Berkeley Forum in the Humanities

The Berkeley Forum in the Humanities, formerly known as Townsend Papers in the Humanities, features topics of broad interest in the humanities and interpretive social sciences. The goals of the series are to extend the reach of some of the best work in these areas, especially work cultivated at the Townsend Center, and to present scholarship that is richly contextual along historical and social lines, while critical and challenging in its views. Berkeley Forum in the Humanities volumes and the backlist of Townsend Papers in the Humanities are published by Fordham University Press

For more information, contact Rebecca Egger, executive director, at (510) 643-6229.



Valentina Rozas-Krause, Andrew M. Shanken

Breaking the Bronze Ceiling uncovers a glaring omission in the global memorial landscape — the conspicuous absence of women. Exploring this neglected narrative, the book emerges as the foremost guide to women's memorialization across diverse cultures and ages. As global memorials come under intense examination, with metropolises vying for a more inclusive recognition of female contributions, this book stands at the forefront of contemporary discussion.

Joshua Branciforte, Ramsey McGlazer

Many new right movements have in fact intensified or laid bare long-standing tendencies, but this volume seeks to address aspects of their cultural politics that raise new and urgent questions. How should we assess the new right’s disconcerting appropriations of strategies of minoritarian resistance? How can we practice critique in the face of adversaries who claim to practice a critique of their own? How do apparently post-normative versions of nationalism give rise to heightened forms of militarism, incarceration, censorship, and inequality?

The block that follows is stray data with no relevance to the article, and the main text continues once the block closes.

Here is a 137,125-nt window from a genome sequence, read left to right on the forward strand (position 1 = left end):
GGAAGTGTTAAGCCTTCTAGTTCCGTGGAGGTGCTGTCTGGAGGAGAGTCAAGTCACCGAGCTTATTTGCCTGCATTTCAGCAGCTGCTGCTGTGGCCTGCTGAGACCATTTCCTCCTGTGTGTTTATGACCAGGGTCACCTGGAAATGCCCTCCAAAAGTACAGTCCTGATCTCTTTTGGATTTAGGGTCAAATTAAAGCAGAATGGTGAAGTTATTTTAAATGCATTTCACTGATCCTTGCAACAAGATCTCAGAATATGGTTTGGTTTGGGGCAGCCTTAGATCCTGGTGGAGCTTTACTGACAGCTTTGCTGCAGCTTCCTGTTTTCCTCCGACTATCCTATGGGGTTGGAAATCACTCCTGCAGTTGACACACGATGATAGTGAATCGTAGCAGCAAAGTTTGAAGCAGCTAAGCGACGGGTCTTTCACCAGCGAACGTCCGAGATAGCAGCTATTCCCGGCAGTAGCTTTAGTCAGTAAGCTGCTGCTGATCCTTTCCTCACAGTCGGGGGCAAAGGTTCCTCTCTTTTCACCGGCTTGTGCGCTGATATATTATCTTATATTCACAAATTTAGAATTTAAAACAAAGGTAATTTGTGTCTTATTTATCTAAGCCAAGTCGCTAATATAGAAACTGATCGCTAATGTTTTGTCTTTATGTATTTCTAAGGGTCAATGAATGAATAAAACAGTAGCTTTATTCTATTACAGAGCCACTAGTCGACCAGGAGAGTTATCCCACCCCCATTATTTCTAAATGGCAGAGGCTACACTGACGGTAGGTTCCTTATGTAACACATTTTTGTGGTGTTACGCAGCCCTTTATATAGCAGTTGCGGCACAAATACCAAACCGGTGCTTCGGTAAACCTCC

Marianne Constable, Leti Volpp, Bryan Wagner

For many inside and outside the legal academy, the right place to look for law is in constitutions, statutes, and judicial opinions. This book looks for law in the “wrong places” — sites and spaces in which no formal law appears. These may be geographic regions beyond the reach of law, everyday practices ungoverned or ungovernable by law, or works of art that have escaped law’s constraints.

Freud and Monotheism: Moses and the Violent Origins of Religion critically examines a range of discourses surrounding Freud’s Moses and Monotheism, taking as its entry point Freud’s relations to Judaism, his conception of tradition and history, his theory of the mind, and his model of transgenerational inheritance.

David Bates, Nima Bassiri

Plasticity and Pathology: On the Formation of the Neural Subject brings together diverse scholars interested in the historical and conceptual problems of life and particularly the life of human beings in the neural age. 

Teresa Stojkov

This volume commemorates the twenty-fifth year of the Doreen B. Townsend Center for the Humanities and captures the breadth and depth of lectures and events presented by the center. Many are revised versions of lectures and presentations organized in connection with the annual appointment of the Avenali Professor in the Humanities or the Una’s Lecturer; several are based on other events presented by the center over the years, such as the “Humanities Perspectives on Aging” program or the “Futures” lecture series organized to commemorate the center’s tenth anniversary.